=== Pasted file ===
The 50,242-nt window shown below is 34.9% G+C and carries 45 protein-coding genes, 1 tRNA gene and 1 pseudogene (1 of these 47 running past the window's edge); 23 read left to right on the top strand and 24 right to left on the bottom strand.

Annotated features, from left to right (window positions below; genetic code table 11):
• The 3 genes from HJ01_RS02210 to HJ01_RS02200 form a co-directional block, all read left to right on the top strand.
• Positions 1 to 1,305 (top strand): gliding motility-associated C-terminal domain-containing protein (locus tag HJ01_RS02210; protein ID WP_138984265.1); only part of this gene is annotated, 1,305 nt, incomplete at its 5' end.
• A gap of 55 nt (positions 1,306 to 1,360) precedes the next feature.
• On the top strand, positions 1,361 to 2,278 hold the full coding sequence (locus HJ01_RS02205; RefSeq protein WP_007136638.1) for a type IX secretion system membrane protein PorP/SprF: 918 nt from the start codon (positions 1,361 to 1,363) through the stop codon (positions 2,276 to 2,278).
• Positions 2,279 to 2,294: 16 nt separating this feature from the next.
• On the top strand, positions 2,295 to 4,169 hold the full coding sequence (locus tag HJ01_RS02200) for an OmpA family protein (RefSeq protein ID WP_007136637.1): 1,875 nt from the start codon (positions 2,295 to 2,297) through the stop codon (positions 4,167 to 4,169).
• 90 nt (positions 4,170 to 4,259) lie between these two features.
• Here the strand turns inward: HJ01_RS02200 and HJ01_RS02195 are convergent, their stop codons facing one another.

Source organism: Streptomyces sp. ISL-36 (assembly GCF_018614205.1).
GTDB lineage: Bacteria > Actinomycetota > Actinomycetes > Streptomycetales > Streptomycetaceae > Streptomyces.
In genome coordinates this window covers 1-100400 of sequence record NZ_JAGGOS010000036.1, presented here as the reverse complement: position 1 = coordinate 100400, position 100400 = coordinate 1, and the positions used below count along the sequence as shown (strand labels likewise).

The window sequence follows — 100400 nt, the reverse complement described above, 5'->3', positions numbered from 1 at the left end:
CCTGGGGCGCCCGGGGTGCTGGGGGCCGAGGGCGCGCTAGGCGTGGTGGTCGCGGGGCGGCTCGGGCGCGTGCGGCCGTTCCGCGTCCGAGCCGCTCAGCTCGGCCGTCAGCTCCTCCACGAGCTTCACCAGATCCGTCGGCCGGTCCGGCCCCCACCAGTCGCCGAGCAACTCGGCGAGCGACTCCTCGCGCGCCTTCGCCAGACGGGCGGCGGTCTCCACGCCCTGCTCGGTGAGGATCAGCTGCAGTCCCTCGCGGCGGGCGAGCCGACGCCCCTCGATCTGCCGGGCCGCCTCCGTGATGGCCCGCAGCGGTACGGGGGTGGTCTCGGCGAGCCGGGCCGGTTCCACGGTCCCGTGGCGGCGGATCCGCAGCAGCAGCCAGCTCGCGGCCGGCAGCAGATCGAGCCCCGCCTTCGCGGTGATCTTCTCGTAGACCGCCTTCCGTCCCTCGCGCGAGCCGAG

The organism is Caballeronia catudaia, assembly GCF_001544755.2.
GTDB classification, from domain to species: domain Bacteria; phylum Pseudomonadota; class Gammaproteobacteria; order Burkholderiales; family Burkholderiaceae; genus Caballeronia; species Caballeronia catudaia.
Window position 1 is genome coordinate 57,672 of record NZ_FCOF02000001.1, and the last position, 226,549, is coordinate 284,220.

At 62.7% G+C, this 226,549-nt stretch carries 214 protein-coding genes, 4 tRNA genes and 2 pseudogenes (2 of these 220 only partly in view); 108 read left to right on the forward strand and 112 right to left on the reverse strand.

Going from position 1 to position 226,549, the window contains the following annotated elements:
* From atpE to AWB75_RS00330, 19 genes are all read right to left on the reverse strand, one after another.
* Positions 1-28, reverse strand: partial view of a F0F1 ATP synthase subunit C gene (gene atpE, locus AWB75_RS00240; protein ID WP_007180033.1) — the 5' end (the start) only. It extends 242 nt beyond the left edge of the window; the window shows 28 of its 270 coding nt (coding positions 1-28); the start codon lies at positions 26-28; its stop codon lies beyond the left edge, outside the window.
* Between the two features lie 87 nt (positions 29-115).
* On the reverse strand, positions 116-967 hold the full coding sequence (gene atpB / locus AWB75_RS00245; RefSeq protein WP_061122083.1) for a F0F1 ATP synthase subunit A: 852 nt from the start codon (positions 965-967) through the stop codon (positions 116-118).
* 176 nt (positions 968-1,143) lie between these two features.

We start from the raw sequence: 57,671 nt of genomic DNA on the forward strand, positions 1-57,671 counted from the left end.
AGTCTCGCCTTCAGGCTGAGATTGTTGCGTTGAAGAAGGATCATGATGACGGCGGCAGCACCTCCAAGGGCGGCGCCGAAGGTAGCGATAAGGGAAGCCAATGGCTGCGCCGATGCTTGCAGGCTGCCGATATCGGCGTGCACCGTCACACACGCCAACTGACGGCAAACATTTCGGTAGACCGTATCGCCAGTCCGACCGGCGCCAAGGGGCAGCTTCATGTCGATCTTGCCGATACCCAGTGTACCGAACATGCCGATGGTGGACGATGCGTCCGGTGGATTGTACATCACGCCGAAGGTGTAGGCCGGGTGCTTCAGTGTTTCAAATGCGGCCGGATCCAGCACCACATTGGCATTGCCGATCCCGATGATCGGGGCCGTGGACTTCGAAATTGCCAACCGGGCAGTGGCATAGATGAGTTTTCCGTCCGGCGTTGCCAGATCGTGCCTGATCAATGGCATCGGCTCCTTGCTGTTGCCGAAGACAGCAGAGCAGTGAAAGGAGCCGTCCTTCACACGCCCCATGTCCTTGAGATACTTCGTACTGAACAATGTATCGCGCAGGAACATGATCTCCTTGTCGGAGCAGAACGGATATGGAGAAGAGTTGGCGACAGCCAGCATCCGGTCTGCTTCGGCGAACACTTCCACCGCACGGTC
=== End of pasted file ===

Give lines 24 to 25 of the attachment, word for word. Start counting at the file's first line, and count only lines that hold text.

* On the reverse strand, positions 116-967 hold the full coding sequence (gene atpB / locus AWB75_RS00245; RefSeq protein WP_061122083.1) for a F0F1 ATP synthase subunit A: 852 nt from the start codon (positions 965-967) through the stop codon (positions 116-118).
* 176 nt (positions 968-1,143) lie between these two features.